Unresolved problems in physics

Steven Sesselmann
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Unresolved problems in physics

Hi all,

I found this paper on unresolved problems in physics by Paul S. Wesson of University of Waterloo canada.
http://www.calphysics.org/problems.pdf

and http://discovermagazine.com/2002/feb/cover

and http://blogs.scientificamerican.com/obs ... questions/

and http://math.ucr.edu/home/baez/physics/G ... tions.html

Read as a long list, these looks overwhelming, but by focusing in on one problem at the time, it should be possible to solve some of these using Ground Potential.

Steven
Steven Sesselmann
Only a person mad enough to think he can change the world, can actually do it...
https://gammaspectacular.com

Gerry Nightingale
Posts: 26
Joined: Fri Aug 15, 2014 2:47 pm

Re: Unresolved problems in physics

StevenS..."Good on 'ya, mate!

use of "particles". Unless or until a different approach is used, virtually no answers will ever reveal themselves.

Any approach to a physics problem that has an inherent bias will result in biased answer...the bias being that "matter
converts itself energy". This is a virtual analogy of "atoms and their constituent orbitals" are "firewood".
As long as the doctrine of "matter into energy" exists, then more and still more "magic" particles will be created.
This is the only possible solution..."magic".

Gerry.

cyberchip
Posts: 6
Joined: Thu Feb 19, 2015 5:43 am

Re: Unresolved problems in physics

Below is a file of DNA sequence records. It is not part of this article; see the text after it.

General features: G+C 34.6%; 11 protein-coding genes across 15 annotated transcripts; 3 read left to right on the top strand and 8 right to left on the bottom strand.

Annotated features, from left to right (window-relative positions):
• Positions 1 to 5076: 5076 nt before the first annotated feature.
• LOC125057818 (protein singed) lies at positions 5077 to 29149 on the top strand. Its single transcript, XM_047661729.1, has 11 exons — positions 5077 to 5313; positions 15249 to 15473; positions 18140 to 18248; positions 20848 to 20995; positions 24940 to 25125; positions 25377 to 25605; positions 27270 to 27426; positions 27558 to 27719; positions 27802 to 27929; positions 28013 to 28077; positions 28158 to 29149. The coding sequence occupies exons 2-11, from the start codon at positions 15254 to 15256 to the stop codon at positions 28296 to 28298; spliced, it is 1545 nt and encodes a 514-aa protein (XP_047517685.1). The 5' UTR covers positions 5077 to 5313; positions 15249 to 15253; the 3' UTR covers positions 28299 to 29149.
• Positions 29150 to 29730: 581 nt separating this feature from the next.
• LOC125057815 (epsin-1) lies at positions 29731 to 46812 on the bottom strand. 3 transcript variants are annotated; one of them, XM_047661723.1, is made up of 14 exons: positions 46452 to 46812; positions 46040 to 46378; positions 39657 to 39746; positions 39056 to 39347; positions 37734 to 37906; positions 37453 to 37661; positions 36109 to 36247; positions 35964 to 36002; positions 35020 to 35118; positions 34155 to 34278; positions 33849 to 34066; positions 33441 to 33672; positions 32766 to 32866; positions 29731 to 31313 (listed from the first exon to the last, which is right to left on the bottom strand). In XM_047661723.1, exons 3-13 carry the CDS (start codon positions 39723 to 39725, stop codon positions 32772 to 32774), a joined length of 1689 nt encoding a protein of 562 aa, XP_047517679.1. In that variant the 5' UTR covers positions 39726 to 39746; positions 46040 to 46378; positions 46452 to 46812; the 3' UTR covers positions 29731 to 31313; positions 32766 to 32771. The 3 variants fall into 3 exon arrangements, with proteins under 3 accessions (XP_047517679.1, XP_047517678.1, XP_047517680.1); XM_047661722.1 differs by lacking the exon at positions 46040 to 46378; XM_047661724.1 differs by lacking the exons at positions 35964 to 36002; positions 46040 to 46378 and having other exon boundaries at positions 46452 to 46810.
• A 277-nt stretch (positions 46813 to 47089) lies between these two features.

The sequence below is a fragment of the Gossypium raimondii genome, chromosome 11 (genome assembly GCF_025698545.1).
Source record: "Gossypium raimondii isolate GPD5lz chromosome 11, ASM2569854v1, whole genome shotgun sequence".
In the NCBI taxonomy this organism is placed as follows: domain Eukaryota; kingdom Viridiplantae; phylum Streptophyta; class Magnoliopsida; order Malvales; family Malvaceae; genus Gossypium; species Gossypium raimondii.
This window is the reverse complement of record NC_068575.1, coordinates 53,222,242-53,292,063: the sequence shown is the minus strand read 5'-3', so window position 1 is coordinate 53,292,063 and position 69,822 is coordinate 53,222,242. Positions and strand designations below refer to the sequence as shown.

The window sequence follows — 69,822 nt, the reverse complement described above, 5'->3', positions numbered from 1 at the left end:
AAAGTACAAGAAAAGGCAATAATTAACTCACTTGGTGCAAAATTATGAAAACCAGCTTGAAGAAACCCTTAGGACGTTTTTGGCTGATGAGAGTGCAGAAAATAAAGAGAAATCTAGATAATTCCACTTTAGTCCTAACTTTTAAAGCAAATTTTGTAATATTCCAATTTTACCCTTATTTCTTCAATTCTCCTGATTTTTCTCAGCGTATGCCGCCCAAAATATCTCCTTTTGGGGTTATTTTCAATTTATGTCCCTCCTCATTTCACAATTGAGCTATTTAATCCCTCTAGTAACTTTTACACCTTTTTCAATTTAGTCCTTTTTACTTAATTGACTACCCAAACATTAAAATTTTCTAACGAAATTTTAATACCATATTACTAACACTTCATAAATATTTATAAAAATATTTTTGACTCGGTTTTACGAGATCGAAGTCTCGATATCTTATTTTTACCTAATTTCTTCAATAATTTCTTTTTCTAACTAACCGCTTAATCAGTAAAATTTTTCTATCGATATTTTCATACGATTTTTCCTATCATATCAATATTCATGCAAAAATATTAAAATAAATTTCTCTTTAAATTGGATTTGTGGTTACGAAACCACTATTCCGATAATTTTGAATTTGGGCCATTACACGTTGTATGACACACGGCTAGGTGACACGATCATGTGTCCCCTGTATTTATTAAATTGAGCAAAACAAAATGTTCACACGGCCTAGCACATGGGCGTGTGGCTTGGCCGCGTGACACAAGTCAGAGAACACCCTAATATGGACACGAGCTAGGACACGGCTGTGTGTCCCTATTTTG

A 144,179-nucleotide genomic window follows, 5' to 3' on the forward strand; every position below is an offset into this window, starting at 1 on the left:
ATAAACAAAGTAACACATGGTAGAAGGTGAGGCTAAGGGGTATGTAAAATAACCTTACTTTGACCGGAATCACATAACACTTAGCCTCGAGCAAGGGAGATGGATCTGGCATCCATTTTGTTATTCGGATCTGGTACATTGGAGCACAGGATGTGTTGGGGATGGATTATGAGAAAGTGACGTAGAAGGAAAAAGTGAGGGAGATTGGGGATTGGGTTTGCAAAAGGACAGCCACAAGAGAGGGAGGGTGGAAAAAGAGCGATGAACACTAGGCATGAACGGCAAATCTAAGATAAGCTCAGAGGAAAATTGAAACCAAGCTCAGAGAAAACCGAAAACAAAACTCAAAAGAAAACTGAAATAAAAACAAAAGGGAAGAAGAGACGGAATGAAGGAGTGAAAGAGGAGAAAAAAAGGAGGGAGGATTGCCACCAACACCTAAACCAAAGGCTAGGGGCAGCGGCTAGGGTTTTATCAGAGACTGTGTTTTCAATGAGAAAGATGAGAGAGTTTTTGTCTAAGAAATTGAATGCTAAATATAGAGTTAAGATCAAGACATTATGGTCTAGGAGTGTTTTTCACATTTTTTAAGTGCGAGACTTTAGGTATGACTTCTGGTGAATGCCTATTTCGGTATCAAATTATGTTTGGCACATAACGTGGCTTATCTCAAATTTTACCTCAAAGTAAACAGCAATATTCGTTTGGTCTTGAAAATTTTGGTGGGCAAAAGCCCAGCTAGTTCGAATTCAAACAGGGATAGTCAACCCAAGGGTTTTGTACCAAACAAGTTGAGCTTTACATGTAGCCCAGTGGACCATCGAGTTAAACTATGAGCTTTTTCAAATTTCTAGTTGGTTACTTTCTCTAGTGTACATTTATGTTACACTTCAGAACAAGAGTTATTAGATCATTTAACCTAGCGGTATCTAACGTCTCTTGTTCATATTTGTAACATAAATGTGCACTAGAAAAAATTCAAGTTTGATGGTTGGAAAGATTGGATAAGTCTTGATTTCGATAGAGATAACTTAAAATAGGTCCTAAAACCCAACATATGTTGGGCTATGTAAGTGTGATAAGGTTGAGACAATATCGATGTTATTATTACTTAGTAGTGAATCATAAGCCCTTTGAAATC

I volunteer to take the other side of this issue; that all matter is energy; and that energy resolves itself into the forms of matter. The proton, as SS points out is a widely prevalent form of this energy. Understand why nuclei and electrons and photons are in such abundance, and we'll understand it all. I tend to break down the physics into three distinct parts. Observable, indirectly Observable, and unobservable. I have many reasons to justify this. As an example I site Electromagnetism, specifically magnetic fields. While magnets, both artificial and actual magnets made of matter, we find that often the study of magnetism is what brings us into these areas of study. They are fascinating! Well, at least I find them so. Magnetism falls into the indirectly observable area. While magnets themselves are observable, the effect of the magnetic field cannot be observed directly. For the electro part, as in electrons. We can directly observe electricity as in the forms of sparks. Whereas with magnetic fields, we can only see them by their influence on other observables such as iron, and meter effects from copper wire, and other magnets, and electrically active objects. The connection to the two is such they're practically one word EM. Nevertheless, one is directly observable, the other only indirectly so, and I feel we must ask why.